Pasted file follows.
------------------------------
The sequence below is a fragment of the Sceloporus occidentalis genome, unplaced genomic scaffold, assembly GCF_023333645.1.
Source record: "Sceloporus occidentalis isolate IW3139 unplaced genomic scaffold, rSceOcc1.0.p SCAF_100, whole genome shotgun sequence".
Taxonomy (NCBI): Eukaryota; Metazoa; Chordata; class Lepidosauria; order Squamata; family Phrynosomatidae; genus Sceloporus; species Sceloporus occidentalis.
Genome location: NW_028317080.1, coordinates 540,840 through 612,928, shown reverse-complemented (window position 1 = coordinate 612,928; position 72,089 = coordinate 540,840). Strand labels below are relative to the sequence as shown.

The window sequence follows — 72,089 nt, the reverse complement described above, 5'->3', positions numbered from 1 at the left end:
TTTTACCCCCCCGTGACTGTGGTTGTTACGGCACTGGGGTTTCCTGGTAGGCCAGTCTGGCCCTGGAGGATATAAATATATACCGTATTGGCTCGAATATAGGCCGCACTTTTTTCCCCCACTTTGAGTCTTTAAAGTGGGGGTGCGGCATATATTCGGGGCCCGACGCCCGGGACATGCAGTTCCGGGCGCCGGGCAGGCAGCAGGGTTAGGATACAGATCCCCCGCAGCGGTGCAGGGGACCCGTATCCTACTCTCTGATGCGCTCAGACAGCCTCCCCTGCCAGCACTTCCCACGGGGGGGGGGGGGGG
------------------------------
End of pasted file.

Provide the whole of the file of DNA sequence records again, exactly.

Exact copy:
The sequence below is a fragment of the Sceloporus occidentalis genome, unplaced genomic scaffold, assembly GCF_023333645.1.
Source record: "Sceloporus occidentalis isolate IW3139 unplaced genomic scaffold, rSceOcc1.0.p SCAF_100, whole genome shotgun sequence".
Taxonomy (NCBI): Eukaryota; Metazoa; Chordata; class Lepidosauria; order Squamata; family Phrynosomatidae; genus Sceloporus; species Sceloporus occidentalis.
Genome location: NW_028317080.1, coordinates 540,840 through 612,928, shown reverse-complemented (window position 1 = coordinate 612,928; position 72,089 = coordinate 540,840). Strand labels below are relative to the sequence as shown.

The window sequence follows — 72,089 nt, the reverse complement described above, 5'->3', positions numbered from 1 at the left end:
TTTTACCCCCCCGTGACTGTGGTTGTTACGGCACTGGGGTTTCCTGGTAGGCCAGTCTGGCCCTGGAGGATATAAATATATACCGTATTGGCTCGAATATAGGCCGCACTTTTTTCCCCCACTTTGAGTCTTTAAAGTGGGGGTGCGGCATATATTCGGGGCCCGACGCCCGGGACATGCAGTTCCGGGCGCCGGGCAGGCAGCAGGGTTAGGATACAGATCCCCCGCAGCGGTGCAGGGGACCCGTATCCTACTCTCTGATGCGCTCAGACAGCCTCCCCTGCCAGCACTTCCCACGGGGGGGGGGGGGGG